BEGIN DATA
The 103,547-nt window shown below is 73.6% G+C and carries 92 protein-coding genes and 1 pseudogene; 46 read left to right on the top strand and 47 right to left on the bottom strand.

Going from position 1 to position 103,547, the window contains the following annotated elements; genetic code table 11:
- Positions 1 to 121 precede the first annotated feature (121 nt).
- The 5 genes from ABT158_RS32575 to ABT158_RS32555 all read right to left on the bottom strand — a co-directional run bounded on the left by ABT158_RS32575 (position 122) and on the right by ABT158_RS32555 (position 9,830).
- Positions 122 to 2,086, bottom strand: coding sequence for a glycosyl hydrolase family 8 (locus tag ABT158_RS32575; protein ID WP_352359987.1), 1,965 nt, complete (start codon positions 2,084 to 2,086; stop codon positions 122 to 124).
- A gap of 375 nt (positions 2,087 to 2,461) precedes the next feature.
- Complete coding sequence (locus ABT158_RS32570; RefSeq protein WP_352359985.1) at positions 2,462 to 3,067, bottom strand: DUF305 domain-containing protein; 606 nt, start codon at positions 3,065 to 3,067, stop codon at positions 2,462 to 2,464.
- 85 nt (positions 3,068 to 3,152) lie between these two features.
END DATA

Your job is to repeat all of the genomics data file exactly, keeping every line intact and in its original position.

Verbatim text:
The 103,547-nt window shown below is 73.6% G+C and carries 92 protein-coding genes and 1 pseudogene; 46 read left to right on the top strand and 47 right to left on the bottom strand.

Going from position 1 to position 103,547, the window contains the following annotated elements; genetic code table 11:
- Positions 1 to 121 precede the first annotated feature (121 nt).
- The 5 genes from ABT158_RS32575 to ABT158_RS32555 all read right to left on the bottom strand — a co-directional run bounded on the left by ABT158_RS32575 (position 122) and on the right by ABT158_RS32555 (position 9,830).
- Positions 122 to 2,086, bottom strand: coding sequence for a glycosyl hydrolase family 8 (locus tag ABT158_RS32575; protein ID WP_352359987.1), 1,965 nt, complete (start codon positions 2,084 to 2,086; stop codon positions 122 to 124).
- A gap of 375 nt (positions 2,087 to 2,461) precedes the next feature.
- Complete coding sequence (locus ABT158_RS32570; RefSeq protein WP_352359985.1) at positions 2,462 to 3,067, bottom strand: DUF305 domain-containing protein; 606 nt, start codon at positions 3,065 to 3,067, stop codon at positions 2,462 to 2,464.
- 85 nt (positions 3,068 to 3,152) lie between these two features.